The Rise of Matcha?

Every now and then a few members of the media get it in their heads that certain types of tea are poised to be the next thing. I don’t know if this was the case with green tea way back when, but it’s safe to say that anyone who predicted the immense popularity of this type of tea was on the ball. More recently, we’ve seen white tea receive a flurry of attention that never quite matched up to its more colorful cousin. Even the lesser known type known as puerh seemed like it might be poised for a breakthrough – though it hasn’t come just yet.

Izu Matcha from ETS video (click on image to go to full video)
Izu Matcha from ETS video (click on image to go to full video)

Then there’s matcha, which is actually just another type of green tea, but a rather specialized type that is primarily produced in Japan and is distinguished by the fact that the entire leaf is used, specifically by crushing it into a fine powder. As I noted in summer of 2012, matcha – once used primarily in the Japanese tea ceremony – was already starting to show some signs of growing popularity.

More recently, a few well-known publications circulated the notion that we are the verge of some sort of matcha frenzy. Elle magazine’s web presence posed the question, Is Matcha Green Tea the Next Ultra-Trendy Beverage, but suggested that it was “still on the cusp of hitting it big.” The article claims that matcha has already been sanctioned by a well-known actress and suggests that, like some other trendy beverages, “One day they’re hard to find in a New York City Whole Foods, then two months later, they’re holding court in the shelves of a Nevada CVS.” The article also presents a primer on matcha, with an assist from a high-end vendor of the stuff.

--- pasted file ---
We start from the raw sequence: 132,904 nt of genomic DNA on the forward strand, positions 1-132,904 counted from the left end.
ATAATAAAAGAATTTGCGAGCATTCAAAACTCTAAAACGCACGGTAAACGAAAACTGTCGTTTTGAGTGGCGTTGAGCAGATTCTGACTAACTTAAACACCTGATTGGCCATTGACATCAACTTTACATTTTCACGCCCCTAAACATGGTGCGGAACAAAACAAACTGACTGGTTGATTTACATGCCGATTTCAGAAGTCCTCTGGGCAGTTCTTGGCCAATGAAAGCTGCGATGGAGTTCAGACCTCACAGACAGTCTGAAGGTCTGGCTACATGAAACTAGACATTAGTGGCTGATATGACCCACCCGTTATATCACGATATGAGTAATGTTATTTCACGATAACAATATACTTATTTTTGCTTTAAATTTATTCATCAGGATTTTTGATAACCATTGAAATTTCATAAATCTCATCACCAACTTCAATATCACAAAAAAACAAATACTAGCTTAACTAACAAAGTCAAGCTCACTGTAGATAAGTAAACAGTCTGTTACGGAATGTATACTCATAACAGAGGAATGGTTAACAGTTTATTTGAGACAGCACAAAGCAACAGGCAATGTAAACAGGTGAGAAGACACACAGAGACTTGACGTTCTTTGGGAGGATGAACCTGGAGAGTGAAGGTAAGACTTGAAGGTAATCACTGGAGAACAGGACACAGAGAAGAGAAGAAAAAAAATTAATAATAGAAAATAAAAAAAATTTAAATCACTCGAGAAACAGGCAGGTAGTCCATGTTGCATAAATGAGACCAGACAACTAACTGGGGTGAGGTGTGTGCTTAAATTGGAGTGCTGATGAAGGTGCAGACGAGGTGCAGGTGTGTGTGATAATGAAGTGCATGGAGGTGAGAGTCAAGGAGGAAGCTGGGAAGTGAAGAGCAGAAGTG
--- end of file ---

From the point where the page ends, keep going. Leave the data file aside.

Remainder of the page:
In Ireland, that great bastion of tea drinking, tea is, for the most part, synonymous with the black stuff. The common wisdom is that the Irish are particularly fond of Assam tea from India. Not so long ago, in the Independent, one of Ireland’s newspapers, an article appeared that speculated on whether matcha was indeed on the way to becoming “the next big thing.”

The writer goes so far as to state that “If you’ve never had a drink of matcha before, there’s a good chance those days are numbered.” Which seems a bit much but who am I to say. While the tea ceremony is mentioned and a matcha purveyor is interviewed, the focus of this article seems for the most part to be on the potential health benefits of matcha. Which, after all, is just another form of green tea, something that has been lauded for these health benefits for some time now.

See more of William I. Lengeman’s articles here.

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